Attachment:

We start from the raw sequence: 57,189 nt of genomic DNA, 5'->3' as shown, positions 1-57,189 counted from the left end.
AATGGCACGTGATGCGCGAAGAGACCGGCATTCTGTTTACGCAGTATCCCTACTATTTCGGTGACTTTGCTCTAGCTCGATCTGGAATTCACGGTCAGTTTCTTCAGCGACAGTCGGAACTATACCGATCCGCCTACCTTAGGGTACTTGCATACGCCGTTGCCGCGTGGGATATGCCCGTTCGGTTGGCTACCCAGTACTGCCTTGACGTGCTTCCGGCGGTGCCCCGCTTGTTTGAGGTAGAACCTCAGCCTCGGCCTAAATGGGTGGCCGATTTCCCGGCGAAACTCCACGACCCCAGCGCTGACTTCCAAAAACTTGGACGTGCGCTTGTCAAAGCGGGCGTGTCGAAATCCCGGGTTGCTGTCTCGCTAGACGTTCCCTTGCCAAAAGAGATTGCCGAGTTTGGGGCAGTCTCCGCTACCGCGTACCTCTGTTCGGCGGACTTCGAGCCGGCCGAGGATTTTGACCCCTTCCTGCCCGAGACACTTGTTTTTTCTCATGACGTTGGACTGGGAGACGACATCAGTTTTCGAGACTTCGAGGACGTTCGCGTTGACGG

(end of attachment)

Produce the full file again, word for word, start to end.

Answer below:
We start from the raw sequence: 57,189 nt of genomic DNA, 5'->3' as shown, positions 1-57,189 counted from the left end.
AATGGCACGTGATGCGCGAAGAGACCGGCATTCTGTTTACGCAGTATCCCTACTATTTCGGTGACTTTGCTCTAGCTCGATCTGGAATTCACGGTCAGTTTCTTCAGCGACAGTCGGAACTATACCGATCCGCCTACCTTAGGGTACTTGCATACGCCGTTGCCGCGTGGGATATGCCCGTTCGGTTGGCTACCCAGTACTGCCTTGACGTGCTTCCGGCGGTGCCCCGCTTGTTTGAGGTAGAACCTCAGCCTCGGCCTAAATGGGTGGCCGATTTCCCGGCGAAACTCCACGACCCCAGCGCTGACTTCCAAAAACTTGGACGTGCGCTTGTCAAAGCGGGCGTGTCGAAATCCCGGGTTGCTGTCTCGCTAGACGTTCCCTTGCCAAAAGAGATTGCCGAGTTTGGGGCAGTCTCCGCTACCGCGTACCTCTGTTCGGCGGACTTCGAGCCGGCCGAGGATTTTGACCCCTTCCTGCCCGAGACACTTGTTTTTTCTCATGACGTTGGACTGGGAGACGACATCAGTTTTCGAGACTTCGAGGACGTTCGCGTTGACGG